Archive for March 2020

Coronavirus Test For World Leaders

We often learn the most about leadership by observing our leaders in times of crisis. As world leaders attempt to contain the rapid spread of COVID-19, they must simultaneously perform two opposing and difficult tasks—prepare their countries for significant risk and avoid inciting panic.

What we’re seeing as a result is multiple test cases in crisis leadership, as several different countries face similar versions of the same problem and react with noticeably different approaches and results. 

Focusing on the COVID-19 response in three continents—specifically examining China, Italy and the United States—there are clear takeaways and learnings on different aspects of the response to and management of the outbreak. These lessons are not only helpful to other countries as they manage their COVID-19 responses, but they also provide valuable examples for leaders in any field.

China shows limits of command and control and benefits of decisive action 

Even before the COVID-19 outbreak, the Chinese government has been widely reported to have significant capacity for control, using vast state authority and a significant surveillance program. As the origin point of COVID-19, the Chinese government’s effort to control the virus has been watched by the entire world.

China responded with what the World Health Organization called “perhaps the most ambitious, agile and aggressive disease containment effort in history,” including closing down manufacturing sectors, sharing information widely, executing mass testing and quarantining millions of people. The Chinese government made the decision to absorb a significant short-term economic cost to contain COVID-19 rather than potentially lose control. It seems to be working as the number of new cases has steadily decreased in recent weeks and people are getting back to work and factories are ramping up.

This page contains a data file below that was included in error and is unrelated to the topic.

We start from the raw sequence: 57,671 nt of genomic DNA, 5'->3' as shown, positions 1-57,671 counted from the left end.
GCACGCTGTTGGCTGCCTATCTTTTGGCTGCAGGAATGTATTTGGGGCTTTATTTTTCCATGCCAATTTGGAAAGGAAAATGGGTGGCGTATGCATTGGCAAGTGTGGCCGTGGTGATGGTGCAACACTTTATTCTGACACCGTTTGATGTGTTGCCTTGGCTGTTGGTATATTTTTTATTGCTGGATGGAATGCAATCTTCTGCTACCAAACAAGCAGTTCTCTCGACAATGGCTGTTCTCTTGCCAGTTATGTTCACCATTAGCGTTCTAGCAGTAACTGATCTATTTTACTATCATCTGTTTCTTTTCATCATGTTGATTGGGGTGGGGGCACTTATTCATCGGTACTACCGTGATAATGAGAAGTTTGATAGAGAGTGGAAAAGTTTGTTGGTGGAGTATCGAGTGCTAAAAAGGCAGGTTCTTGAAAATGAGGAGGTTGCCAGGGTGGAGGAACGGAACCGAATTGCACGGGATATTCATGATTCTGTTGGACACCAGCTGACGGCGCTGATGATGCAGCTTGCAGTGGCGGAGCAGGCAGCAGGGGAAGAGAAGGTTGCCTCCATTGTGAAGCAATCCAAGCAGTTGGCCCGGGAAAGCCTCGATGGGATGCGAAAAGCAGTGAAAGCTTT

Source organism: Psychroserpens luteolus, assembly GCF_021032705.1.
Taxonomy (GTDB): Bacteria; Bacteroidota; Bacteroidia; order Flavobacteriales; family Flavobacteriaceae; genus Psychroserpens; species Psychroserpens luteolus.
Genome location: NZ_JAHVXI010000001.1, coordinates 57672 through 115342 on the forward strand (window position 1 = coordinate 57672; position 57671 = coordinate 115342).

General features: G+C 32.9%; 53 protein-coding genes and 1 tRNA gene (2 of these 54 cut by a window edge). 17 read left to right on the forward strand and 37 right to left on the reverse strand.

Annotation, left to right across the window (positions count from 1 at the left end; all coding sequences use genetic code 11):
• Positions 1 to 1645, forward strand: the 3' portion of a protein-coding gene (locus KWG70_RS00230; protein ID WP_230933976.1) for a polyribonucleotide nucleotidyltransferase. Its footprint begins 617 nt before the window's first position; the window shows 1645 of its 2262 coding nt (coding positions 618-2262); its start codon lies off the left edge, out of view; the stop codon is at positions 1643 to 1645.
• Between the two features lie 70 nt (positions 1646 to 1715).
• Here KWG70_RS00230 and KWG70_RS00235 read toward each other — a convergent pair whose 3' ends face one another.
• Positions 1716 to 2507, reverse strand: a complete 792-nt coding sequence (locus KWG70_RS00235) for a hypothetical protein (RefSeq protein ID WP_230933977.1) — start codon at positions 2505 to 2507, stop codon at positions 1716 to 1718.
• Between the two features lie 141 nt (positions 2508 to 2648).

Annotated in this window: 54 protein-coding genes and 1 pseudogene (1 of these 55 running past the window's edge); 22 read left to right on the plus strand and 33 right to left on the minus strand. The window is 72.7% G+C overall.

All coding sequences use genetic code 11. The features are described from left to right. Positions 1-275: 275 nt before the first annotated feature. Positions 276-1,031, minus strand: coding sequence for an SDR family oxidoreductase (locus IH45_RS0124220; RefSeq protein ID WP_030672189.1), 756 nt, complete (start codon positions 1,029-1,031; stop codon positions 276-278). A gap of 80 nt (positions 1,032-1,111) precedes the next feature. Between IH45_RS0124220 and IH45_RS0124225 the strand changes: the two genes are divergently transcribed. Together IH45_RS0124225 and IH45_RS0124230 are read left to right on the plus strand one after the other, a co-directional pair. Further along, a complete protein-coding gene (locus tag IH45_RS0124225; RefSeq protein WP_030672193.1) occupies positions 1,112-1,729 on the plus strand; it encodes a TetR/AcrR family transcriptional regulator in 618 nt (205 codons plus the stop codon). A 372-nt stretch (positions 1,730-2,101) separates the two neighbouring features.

This is an example of the benefit of command and control leadership and decisive action to immediately consolidate efforts into an aggressive response.

However, it’s worth considering the erosion of trust this type of system creates. The Atlantic documented the ways in which local Chinese officials underreported the spread of COVID-19 to the federal government, as the Wuhan province failed to report the outbreak until weeks after it began and downplayed the likelihood of human transmission until whistleblowers stepped forward—and were subsequently punished. This delay cost China valuable time in containing the initial outbreak.

When people are afraid to come forward to tell the truth and are discouraged from speaking up, critical information often does not reach leadership until the problem has intensified. While it cannot be known for sure, the COVID-19 outbreak may have been contained earlier had early warnings been escalated.

Italy demonstrates peril of slow response and lack of coordination 

The epicenter of COVID-19 in Europe has been Italy, which saw a rapid increase of cases over the past two weeks—the number of cases even jumped by 50 percent in a single day on March 1.

In part because the outbreak in Italy intensified so quickly, there was a lack of consistency in the Italian government’s response. CNN reported that Italian Prime Minister Giuseppe Conte acknowledged a “not entirely proper,” management of a North Italy hospital helped contribute to the outbreak. Even as the virus spread, the Italian government and tourism heads tried to convey that everything was under control and that it was business as usual, encouraging tourists not to cancel their visits.